By Laura Rubinchuk
For the past two years, I’ve been able to bury my head in the sand when it comes to distressed properties. It’s just not a huge part of the market in the area I do most of my business. As of this morning, only about 6 percent of the active listings were short sales, and fewer than 3 percent were REOs. However, hearing of the shadow inventory that’s possibly coming on, and that most of the properties that were bought in 2005-2007 around here are underwater (some more than others) I finally pulled my head out of the sand and realized it’s not going anyway any time soon, and probably will increase in market share.
I attended a seminar on “The Truth About Short Sales” this week. The amount of information that I didn’t know, and didn’t know that I SHOULD know made my head spin. It got me wondering… how many “short sale experts” are doing a real disservice to their clients? How many want a quick sale and push a short sale without considering the whole picture? I know that I’m not qualified to tell you whether a short sale, foreclosure, bankruptcy, or using your house as a coffin and continuing to pay is the best option. But I can listen. I can help you make sense of a messy situation and direct you to the resources who can help you get to the right decision for you.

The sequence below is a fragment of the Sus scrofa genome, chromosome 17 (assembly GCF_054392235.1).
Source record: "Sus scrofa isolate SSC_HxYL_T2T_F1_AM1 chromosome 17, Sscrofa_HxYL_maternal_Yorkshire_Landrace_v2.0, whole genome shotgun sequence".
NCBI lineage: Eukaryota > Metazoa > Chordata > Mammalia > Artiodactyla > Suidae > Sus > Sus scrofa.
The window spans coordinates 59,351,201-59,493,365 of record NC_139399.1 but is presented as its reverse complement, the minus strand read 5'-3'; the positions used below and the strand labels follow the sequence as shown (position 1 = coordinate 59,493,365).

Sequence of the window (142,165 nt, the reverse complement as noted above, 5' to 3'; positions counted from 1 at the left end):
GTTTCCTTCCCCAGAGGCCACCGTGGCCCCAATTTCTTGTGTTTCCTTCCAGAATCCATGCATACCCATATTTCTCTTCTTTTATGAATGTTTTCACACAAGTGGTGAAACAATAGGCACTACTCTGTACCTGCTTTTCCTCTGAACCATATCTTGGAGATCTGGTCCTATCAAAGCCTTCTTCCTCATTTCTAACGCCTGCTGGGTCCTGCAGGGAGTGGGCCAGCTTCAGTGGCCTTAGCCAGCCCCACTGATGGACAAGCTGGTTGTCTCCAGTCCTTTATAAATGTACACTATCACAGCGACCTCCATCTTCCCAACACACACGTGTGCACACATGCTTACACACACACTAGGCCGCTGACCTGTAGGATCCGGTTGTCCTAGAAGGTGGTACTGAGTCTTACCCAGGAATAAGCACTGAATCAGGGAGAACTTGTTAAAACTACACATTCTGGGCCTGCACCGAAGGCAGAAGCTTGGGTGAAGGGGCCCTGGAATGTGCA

As real estate professionals, we know what the market is doing. Are prices coming up any time soon? If not, you know how to market and sell the property, when/if a short sale is right for the client. If not, direct them to someone who can help. Earning someone’s trust in a very uncertain time is hard, but rewarding. Not only will you feel good about helping someone who desperately needs it, but I bet you they’ll be loyal for life. Be a neighbor, be a friend, first and foremost, by putting their needs ahead of your agenda.